It might not seem like much, but the green space outside your home is filled with wildlife — most of them so small you may not even spot them.

Insects are everywhere, but some of the most beneficials bugs aren’t always at home near humans. That’s why biodiversity — or variety of life in an environment — is so important.

Promoting biodiversity can help actually help control pests. For example, dragonflies eat mosquitos or flies. Other insects can help promote plant life — such as how pollinators can help flowers grow. And many insects, like fireflies and butterflies, are beautiful to watch.

To encourage beneficial bugs to move in and to keep them safe as they hunker down during the cold winter months, consider creating a bug hotel.

Here’s how to create a natural habitat for insects and increase the biodiversity in your own yard.

Step 1: Select a base

Your bug hotel will need a base or a frame such as a wooden box, an old dresser drawer or even a cookie tin. Six to eight inches deep is ideal.

Choose something that won’t decompose or fall apart when it gets wet and that will hold sticks, straw and other natural materials. (Ask your parents for help finding or building the right frame for your hotel.)

Step 2: Scavenge for interior supplies

Bugs love to snuggle into hiding places to find shelter. Look for natural items to fill your bug hotel and provide your insects with warmth, shelter and security.

These can include leaves, hay, clay pots, bundles of sticks, cardboard tubes, pinecones or wooden logs with drilled holes. Anything that will allow insects a cozy place to hide out will work.

Step 3: fill the hotel

Add the interior objects to your base and pack it tightly. You want just enough space for tiny creatures to squeeze in. Avoid large gaps which can invite bug parasites.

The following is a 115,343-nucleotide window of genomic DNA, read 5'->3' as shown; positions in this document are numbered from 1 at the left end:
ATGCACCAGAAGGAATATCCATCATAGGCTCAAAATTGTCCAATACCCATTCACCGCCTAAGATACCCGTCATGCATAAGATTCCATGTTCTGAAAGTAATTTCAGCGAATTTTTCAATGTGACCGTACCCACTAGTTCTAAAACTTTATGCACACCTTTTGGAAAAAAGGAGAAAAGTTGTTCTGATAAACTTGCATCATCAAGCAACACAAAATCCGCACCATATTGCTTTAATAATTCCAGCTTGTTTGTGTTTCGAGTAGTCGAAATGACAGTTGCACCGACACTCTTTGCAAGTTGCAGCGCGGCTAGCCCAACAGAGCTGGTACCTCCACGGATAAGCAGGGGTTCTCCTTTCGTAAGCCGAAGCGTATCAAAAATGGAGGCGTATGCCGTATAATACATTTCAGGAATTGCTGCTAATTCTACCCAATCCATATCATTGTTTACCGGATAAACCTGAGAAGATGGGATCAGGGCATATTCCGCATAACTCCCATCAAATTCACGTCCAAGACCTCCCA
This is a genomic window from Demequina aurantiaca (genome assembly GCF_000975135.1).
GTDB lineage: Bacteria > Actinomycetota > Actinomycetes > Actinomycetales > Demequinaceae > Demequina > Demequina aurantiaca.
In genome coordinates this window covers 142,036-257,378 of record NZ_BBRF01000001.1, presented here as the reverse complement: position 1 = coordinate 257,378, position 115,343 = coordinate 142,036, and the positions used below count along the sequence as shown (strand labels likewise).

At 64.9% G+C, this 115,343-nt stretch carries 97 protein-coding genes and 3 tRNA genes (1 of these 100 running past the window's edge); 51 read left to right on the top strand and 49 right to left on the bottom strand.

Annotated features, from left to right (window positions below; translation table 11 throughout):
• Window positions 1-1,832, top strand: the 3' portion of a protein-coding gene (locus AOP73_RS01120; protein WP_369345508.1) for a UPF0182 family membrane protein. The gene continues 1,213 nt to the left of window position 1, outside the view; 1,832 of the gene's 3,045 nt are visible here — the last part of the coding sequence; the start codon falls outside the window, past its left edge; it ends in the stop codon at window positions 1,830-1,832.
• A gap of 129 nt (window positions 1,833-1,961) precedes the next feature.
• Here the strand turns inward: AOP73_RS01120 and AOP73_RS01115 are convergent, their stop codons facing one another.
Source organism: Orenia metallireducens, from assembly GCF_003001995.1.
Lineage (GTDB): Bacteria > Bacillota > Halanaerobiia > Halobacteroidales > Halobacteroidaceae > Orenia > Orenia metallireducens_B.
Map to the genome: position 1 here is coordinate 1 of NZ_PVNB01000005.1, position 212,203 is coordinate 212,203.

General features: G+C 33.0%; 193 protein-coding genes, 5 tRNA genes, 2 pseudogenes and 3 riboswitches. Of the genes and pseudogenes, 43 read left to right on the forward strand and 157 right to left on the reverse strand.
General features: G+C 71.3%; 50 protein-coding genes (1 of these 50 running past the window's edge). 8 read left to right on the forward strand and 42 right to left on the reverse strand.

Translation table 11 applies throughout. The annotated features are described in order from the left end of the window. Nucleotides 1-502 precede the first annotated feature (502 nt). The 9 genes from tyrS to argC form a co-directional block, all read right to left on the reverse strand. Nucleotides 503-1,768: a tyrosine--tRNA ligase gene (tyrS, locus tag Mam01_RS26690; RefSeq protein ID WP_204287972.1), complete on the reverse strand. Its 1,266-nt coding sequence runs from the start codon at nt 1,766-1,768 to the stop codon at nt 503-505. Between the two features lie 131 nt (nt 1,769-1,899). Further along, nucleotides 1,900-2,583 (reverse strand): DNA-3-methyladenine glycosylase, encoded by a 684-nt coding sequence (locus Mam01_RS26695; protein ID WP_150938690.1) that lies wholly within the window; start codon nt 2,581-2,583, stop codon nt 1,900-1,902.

You can try to create a design by stacking similar items together, creating a pattern or just filling it however you think looks best. Your insect guests will like it either way.

Step 4: Place your bug hotel

Your bug home can go almost anywhere, but unless you want ants to take over, you should keep it elevated off the ground. Some ideas include on a tree, on a stake, on an outdoor wall or fence.

You should also make sure your hotel is partially shaded so it doesn’t get to too hot. Try to position the opening of the hotel away from strong winds to prevent it from falling apart.

If you want, you can write the name of your bug hotel on the frame. Just make sure that any paint you may use doesn’t get into the interior of the hotel as it could be harmful for your guest.

Step 5: Wait for guests

Check and see what insects move in by observing what creates come and go. If you want, you can create your own “guest book” by writing down what creatures you see check in.

For more ideas, you can search the internet for bug hotel DIY projects or visit http://wdt.me/bughotel.

Johnson Newspapers 7.1

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